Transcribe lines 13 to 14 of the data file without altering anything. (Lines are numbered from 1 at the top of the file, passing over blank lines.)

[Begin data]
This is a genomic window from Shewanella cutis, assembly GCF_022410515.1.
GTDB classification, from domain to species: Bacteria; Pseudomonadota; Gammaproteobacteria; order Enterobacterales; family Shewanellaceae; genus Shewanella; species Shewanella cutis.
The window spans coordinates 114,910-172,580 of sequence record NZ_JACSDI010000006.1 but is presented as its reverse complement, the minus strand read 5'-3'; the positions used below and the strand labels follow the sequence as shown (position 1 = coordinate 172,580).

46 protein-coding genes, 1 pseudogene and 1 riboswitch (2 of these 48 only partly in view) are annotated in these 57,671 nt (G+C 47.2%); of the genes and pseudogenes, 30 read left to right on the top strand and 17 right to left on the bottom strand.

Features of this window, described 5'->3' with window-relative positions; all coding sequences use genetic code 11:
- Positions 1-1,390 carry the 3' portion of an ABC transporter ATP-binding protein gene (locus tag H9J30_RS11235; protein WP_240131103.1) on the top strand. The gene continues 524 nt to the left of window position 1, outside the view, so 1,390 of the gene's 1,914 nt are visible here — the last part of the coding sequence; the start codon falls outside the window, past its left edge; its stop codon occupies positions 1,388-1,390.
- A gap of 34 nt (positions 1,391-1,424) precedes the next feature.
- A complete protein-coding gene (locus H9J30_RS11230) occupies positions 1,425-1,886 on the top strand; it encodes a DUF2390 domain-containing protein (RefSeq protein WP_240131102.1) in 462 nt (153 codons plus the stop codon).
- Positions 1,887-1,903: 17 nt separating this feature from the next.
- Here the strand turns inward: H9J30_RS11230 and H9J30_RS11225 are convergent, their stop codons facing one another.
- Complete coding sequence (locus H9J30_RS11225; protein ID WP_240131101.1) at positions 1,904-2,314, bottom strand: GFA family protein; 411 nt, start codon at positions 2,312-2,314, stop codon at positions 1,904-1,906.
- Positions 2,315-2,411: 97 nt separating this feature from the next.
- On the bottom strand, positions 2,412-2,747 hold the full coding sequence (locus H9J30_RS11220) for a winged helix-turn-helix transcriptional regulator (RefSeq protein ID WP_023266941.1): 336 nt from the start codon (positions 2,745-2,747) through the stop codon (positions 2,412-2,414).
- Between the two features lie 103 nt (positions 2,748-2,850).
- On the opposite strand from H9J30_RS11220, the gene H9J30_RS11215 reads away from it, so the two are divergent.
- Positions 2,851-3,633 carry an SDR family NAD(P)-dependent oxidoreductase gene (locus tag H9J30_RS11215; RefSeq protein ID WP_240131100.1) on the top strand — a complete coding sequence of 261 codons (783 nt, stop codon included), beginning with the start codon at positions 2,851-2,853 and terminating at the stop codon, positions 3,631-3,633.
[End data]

- On the bottom strand, positions 2,412-2,747 hold the full coding sequence (locus H9J30_RS11220) for a winged helix-turn-helix transcriptional regulator (RefSeq protein ID WP_023266941.1): 336 nt from the start codon (positions 2,745-2,747) through the stop codon (positions 2,412-2,414).
- Between the two features lie 103 nt (positions 2,748-2,850).